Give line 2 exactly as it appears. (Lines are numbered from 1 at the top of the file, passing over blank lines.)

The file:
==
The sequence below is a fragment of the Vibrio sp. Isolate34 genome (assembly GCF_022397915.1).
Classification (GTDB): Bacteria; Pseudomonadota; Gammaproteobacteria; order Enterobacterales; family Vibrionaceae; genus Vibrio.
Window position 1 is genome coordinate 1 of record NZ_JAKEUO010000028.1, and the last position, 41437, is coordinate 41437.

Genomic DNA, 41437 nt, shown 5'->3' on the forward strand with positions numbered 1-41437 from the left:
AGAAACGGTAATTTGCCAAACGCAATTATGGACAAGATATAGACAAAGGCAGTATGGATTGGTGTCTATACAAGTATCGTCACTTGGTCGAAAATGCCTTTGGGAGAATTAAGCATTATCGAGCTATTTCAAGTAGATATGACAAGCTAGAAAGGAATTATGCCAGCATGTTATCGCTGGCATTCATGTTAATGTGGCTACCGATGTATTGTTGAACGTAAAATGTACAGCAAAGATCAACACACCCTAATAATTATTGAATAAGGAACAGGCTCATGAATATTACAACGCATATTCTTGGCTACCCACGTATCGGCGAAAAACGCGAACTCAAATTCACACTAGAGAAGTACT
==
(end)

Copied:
Classification (GTDB): Bacteria; Pseudomonadota; Gammaproteobacteria; order Enterobacterales; family Vibrionaceae; genus Vibrio.